Over the following months Pischetsrieder did everything to confirm the doubts about him -- he dithered and hesitated. To a large extent he allowed Winterkorn, the boss of the Audi, Seat and Lamborghini brands, and Wolfgang Bernhard, head of the other group of brands -- Volkswagen, koda and Bentley -- to work autonomously of him. The two, who are locked in a mutual animosity, only developed their own brands. For example, despite the fact that Audi has a new six-cylinder diesel engine, Volkswagen wanted to construct its own and invested €300 million in doing so.
As Volkswagen CEO, Pischetsrieder should have forced the bosses of these groups to work together. But he didnt have the power, or he didn't use it. The VW boss just relied on the representatives he had appointed to these companies, who were supposed to coordinate the work at the separate brands. Bernhard and Winterkorn listened to what these representatives had to say -- and then just went ahead and did what they had already planned to do.
Employee representatives on the company's supervisory board often expressed their pleasure as Porsche chief Wiedeking constantly made unflattering comparisons to Toyota. Why, he asked, does the best car company in the world only have three different engine variations compared to 10 different motors for the VW Polo? Why is Toyota making money in the US at a time when VW is close to posting a billion-euro loss there? For union boss Peters and his colleagues, this served as proof that wage costs weren't the only areas responsible for the company's weak returns.
Porsche boss Wiedeking and his chief financial officer Holger Härter also asked in the VW supervisory board if the organization of the firm was still appropriate. In the two brand groups, brands were coupled that didn't belong together -- Bentley and Volkswagen, Audi and Seat, luxury and mass-market. But Pischetsrieder didn't change the organization. Instead, he allowed the two brand groups to continue to drift apart. Additionally, he approved decisions that many supervisory boards would have found hard to understand. For example, the Golf was to be laboriously re-designed so that it could be assembled faster in the future. Investments of more than €530 million were envisaged for the plan, but the return on this investment was estimated to be a piddling 1.9 percent.
Pischetsrieder apparently didn't notice that something was brewing. Piëch recently met with VW works council chairman Bernd Osterloh and union boss Peters for a confidential meeting at the Frankfurt airport. Piech also moderated a meeting between Winterkorn and Wiedeking, during which the Audi boss managed to persuade the Porsche CEO, that he would, as chairman of the firm, do away with the expensive conflict between the brands, making it possible for VW to save billions.
Piëch brought Winterkorn from Bosch to Audi in 1981, and the two have been confidants for decades. As a developer for VW, Winterkorn was not always successful; he was responsible for the Phaeton luxury sedan, for example, which has failed to find its footing in the marketplace. However, since he became the head of Audi in 2002, he has gone from one triumph to the next. Sales, turnover and profit are all increasing, and Audi has long been seen as an equal competitor to BMW and Mercedes-Benz.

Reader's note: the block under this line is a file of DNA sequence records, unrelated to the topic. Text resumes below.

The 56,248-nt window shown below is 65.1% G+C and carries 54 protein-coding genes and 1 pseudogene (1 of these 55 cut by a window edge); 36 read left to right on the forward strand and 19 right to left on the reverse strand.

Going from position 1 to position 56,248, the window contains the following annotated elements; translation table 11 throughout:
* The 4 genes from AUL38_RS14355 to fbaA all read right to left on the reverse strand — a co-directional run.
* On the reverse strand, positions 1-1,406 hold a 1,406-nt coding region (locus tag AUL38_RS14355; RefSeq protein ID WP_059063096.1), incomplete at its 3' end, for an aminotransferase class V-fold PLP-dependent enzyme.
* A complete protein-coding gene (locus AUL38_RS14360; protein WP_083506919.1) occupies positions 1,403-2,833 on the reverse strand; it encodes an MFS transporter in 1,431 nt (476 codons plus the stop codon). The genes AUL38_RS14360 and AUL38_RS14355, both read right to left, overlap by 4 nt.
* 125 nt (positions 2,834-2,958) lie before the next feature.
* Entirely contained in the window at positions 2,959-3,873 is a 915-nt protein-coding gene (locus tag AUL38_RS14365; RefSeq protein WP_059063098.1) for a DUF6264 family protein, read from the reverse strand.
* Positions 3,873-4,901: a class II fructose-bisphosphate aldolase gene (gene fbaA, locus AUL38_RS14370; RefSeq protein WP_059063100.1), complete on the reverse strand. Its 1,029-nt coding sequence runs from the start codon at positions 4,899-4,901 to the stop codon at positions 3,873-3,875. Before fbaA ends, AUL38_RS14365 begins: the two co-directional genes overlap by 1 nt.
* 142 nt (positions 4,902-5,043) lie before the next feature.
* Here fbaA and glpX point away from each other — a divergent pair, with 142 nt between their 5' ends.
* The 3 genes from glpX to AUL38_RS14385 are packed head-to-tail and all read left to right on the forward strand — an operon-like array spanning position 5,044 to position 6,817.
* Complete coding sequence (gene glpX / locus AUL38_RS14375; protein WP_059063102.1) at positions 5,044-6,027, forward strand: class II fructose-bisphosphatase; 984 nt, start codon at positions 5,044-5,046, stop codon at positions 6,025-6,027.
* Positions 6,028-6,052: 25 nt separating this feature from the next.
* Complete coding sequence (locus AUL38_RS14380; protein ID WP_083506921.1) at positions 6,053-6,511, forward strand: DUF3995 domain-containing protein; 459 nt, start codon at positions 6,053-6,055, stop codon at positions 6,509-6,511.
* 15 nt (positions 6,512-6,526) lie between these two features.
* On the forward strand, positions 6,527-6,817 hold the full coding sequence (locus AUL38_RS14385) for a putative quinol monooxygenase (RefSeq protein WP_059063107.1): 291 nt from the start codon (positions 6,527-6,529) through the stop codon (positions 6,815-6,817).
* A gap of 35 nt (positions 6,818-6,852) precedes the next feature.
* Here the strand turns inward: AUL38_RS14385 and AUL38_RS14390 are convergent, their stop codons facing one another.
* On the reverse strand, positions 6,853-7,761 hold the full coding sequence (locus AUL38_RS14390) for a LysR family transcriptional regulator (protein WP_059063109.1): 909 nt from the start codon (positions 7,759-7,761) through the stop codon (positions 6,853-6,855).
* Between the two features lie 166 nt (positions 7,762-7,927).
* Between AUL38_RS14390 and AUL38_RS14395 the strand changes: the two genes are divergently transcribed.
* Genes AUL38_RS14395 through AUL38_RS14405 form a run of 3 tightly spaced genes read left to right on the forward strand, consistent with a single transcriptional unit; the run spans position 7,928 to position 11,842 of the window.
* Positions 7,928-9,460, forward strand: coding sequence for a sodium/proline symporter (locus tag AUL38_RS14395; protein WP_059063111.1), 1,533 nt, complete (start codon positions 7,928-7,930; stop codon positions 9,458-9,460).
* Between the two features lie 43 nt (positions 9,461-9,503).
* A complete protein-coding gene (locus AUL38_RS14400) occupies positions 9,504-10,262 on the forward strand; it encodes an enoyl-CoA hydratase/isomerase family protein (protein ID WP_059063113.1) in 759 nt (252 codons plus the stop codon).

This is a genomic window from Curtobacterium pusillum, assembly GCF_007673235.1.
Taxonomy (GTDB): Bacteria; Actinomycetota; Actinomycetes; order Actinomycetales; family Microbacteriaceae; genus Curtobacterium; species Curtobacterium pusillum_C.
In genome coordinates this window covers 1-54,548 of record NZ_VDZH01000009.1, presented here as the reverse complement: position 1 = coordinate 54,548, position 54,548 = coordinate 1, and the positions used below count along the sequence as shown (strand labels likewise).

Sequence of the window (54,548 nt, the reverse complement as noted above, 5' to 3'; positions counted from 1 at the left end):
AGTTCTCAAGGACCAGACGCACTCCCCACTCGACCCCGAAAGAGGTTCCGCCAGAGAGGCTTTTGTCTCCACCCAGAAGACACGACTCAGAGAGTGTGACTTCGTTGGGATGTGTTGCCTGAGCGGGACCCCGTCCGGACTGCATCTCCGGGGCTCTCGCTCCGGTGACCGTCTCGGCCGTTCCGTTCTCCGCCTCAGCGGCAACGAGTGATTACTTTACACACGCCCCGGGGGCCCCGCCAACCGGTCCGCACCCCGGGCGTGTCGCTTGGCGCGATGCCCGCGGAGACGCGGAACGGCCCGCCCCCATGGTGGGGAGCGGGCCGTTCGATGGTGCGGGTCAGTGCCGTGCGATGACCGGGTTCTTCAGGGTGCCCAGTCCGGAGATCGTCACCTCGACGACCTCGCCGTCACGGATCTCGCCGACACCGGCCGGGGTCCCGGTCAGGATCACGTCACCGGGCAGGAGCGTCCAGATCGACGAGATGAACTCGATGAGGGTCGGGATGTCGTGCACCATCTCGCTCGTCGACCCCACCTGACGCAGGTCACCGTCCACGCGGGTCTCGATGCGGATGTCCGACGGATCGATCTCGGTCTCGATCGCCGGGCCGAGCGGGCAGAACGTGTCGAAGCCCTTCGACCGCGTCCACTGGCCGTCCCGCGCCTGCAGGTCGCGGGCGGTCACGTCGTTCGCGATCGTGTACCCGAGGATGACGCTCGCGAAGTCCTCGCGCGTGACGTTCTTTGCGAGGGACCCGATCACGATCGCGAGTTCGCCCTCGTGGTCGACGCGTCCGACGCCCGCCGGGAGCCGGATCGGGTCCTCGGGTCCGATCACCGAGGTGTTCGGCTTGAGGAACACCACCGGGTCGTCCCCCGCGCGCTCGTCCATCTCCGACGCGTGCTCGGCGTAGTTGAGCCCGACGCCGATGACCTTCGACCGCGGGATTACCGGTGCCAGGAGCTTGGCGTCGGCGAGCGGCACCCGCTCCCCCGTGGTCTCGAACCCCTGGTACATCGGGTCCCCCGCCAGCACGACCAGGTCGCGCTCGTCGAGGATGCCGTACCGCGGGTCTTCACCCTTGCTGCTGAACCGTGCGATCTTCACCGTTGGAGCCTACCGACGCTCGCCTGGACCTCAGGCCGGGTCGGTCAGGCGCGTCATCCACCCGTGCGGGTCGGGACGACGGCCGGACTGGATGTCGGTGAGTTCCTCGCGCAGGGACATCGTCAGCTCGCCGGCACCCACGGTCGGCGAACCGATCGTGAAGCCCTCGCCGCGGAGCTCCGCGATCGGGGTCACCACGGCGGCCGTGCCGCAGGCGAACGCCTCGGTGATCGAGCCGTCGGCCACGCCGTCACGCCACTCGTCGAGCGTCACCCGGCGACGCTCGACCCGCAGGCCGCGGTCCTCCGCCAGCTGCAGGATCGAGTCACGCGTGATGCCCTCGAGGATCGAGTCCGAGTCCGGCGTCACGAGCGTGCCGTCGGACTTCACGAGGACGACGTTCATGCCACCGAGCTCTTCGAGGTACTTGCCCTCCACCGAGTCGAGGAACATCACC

Winterkorn, who studied metallurgy and metal physics, is in many respects the opposite of Pischetsrieder. He is detail-oriented; he prefers to look at models of new designs in the early morning because his eyes are not yet tired from a long working day. He demands a lot from his colleagues; and if they don't produce what he wants, he's been known to shout until his face turns red.
Reorganizing VW's brands
Winterkorn has been preparing himself for the top job in Wolfsburg for some time, and he has already groomed his own successor at Audi. Chief Financial Officer Rupert Stadler will take over the job, provisionally at first. Winterkorn has also already prepared the most urgent changes for Volkswagen. He wants to reorganize the distribution of the brands -- a new premium group comprising Audi, Bentley, Bugatti and Lamborghini and a mass-market group for Volkswagen, Seat and koda. In a second step, there will also be a new division of labor on the board. The company will once again have a head of development, who will be responsible for all brands and who will prevent companies from going it on their own and building their own motors. There is also talk of creating heads of production and of marketing. In this way, Winterkorn wants to end the situation of parallel and opposing brands.
Life in Wolfsburg will get tougher for restructuring expert Bernhard. The new organization of the board means he will cede some power as head of the Volkswagen group of brands. Besides, he doesn't get on with Winterkorn. For this reason, he is likely to quit the company soon.
For Pischetsrieder depature will be bitter. He has to make an unpleasant decision at this Friday's meeting of the board -- between 3,000 and 4,000 jobs have to be cut at the VW factory in Brussels. And his departure will not be sweetened with a golden handshake of up to €14 million, as some have been predicting.
As CEO he still has five years to go on a contract that runs until 2012. But there is no way the executive committee of the supervisory board will pay him that money in a lump sum -- especially after he tendered his own resignation. Instead, he will continue to work for the company and earn that money month by month. He will complete the merger of truck makers Scania, MAN and VW's own Brazilian truck business and will then oversee the resulting company as its chairman of its supervisory board.
Pischetsrieder will have to continue pulling himself together. And he certainly won't be letting a negative word about Piëch cross his lips.